The 1950s idea is retreaded:
In 1955, influential physicist John Wheeler proposed that, at the quantum level, spacetime is not constant but “foamy,” made up of ever-changing tiny bubbles. As for what these bubbles are “made” of, recent work suggests that spacetime bubbles are essentially mini-universes briefly forming inside our own.
The spacetime foam proposal fits nicely with the intrinsic uncertainty and indeterminism of the quantum world. Spacetime foam extends quantum uncertainty in particle position and momentum to the very fabric of the universe, so that its geometry is not stable, consistent, or fixed at a tiny scale…
Carlip is working on a quantitative model of spacetime foam to supplement the theoretical model currently on the table. He’s calling the model “minisuperspace,” and is hopeful that physicists researching other approaches in the quantum-cosmology intersection could find examples of the model in their own work, if they know to look for it. To start with, Carlip says he’ll be looking at some numerical simulations to support the foam model.Carly Minsky, “The Universe Is Made of Tiny Bubbles Containing Mini-Universes, Scientists Say” at Vice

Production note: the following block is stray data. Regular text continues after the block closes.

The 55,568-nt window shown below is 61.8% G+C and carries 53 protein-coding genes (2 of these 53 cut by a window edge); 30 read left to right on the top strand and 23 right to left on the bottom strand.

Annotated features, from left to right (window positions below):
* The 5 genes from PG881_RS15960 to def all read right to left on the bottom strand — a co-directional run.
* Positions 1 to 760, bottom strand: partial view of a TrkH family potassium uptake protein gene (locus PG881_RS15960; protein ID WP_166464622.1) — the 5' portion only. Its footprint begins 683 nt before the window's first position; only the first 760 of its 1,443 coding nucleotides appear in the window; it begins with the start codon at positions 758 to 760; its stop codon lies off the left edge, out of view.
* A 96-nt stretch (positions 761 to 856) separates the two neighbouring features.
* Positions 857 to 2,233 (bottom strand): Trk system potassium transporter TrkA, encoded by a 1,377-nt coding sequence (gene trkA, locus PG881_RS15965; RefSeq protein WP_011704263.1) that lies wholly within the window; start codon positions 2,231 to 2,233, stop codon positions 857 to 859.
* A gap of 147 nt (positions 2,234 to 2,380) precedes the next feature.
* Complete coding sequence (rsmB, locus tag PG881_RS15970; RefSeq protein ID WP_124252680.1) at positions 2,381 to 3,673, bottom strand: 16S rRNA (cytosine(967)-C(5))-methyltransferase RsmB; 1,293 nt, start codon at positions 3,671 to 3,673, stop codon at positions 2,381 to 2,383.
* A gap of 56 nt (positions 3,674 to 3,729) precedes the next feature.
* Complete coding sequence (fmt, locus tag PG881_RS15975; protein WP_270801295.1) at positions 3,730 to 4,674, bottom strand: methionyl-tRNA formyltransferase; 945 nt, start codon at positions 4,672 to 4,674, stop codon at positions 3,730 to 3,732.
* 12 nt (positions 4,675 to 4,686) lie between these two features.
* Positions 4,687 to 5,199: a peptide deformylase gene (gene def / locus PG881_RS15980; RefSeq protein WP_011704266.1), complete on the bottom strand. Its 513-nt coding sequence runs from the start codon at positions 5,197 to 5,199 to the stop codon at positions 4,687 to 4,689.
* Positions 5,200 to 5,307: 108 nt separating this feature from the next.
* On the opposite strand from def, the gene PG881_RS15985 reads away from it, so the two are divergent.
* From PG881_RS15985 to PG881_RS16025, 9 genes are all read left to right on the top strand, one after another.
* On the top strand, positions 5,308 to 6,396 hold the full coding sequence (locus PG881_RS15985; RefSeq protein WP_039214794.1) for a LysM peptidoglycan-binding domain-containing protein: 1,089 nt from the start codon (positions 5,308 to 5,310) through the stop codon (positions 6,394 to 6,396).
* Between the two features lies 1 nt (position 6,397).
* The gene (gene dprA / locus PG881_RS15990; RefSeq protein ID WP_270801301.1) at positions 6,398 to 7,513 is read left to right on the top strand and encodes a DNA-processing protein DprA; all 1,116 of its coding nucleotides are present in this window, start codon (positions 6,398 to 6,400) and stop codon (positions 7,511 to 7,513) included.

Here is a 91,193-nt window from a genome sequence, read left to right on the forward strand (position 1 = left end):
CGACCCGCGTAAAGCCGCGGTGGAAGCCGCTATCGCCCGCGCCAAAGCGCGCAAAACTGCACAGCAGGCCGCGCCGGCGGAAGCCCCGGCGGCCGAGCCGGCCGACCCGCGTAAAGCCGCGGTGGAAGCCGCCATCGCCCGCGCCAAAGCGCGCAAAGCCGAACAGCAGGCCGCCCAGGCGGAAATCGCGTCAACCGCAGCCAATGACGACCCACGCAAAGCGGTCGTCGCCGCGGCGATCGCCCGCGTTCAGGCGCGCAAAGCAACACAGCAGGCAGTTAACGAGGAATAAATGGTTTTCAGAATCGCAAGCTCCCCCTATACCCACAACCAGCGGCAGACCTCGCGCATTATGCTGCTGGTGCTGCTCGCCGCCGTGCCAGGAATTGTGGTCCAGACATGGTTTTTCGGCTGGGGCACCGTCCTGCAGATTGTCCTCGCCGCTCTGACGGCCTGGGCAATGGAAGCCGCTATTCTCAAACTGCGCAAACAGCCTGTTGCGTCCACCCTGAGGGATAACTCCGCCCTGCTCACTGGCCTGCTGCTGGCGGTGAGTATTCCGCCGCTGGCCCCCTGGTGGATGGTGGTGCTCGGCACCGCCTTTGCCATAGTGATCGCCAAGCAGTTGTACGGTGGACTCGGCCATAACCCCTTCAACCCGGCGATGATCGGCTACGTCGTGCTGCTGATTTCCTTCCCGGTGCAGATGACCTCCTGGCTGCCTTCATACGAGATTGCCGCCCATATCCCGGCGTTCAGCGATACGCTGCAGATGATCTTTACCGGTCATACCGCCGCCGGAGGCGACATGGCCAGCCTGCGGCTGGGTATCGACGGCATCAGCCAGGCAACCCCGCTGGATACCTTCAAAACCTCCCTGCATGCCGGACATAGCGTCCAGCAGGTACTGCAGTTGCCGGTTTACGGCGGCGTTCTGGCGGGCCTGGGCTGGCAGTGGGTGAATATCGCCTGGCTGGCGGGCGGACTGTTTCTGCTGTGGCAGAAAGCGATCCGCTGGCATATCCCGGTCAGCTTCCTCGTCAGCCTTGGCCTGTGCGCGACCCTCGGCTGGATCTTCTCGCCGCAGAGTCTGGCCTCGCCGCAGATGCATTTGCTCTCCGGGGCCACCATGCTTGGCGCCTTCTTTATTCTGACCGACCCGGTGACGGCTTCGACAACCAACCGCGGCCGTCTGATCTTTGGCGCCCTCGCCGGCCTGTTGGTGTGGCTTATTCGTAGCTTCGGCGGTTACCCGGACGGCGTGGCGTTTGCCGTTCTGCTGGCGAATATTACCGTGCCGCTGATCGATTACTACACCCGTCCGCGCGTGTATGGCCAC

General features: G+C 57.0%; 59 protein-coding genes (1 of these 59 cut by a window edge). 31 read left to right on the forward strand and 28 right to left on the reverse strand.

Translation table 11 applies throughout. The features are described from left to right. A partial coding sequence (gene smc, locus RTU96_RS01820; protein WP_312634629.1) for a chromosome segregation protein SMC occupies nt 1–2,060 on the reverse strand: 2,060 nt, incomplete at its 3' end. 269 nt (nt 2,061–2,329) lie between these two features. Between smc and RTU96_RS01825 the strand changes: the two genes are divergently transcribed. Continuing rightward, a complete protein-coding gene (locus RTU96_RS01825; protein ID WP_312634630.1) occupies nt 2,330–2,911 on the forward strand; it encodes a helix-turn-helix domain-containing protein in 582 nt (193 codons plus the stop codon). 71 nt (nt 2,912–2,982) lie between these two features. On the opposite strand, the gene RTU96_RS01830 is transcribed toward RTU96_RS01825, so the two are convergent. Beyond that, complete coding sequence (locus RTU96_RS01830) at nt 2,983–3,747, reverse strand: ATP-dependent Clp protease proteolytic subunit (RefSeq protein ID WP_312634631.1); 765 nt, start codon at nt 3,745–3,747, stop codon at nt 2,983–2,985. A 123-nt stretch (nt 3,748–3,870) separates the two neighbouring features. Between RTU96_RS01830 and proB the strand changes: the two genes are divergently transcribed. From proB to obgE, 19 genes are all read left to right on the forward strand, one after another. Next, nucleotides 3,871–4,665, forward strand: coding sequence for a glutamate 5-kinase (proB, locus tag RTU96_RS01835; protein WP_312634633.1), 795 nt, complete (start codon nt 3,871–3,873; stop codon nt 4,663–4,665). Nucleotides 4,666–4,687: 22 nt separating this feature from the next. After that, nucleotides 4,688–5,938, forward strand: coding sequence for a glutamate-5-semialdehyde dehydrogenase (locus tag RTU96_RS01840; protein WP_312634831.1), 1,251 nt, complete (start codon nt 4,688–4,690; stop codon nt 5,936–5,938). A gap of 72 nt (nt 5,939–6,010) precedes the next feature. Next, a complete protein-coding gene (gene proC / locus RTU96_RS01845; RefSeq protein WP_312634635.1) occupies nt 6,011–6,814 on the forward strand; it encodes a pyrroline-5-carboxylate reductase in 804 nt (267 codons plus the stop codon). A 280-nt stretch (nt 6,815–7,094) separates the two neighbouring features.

In short, nothing specifically backs this “multiverse of ephemeral bubbles” inside our universe except a need to believe in it. Maybe that’s theoretical physics now.
See also: The multiverse is science’s assisted suicide
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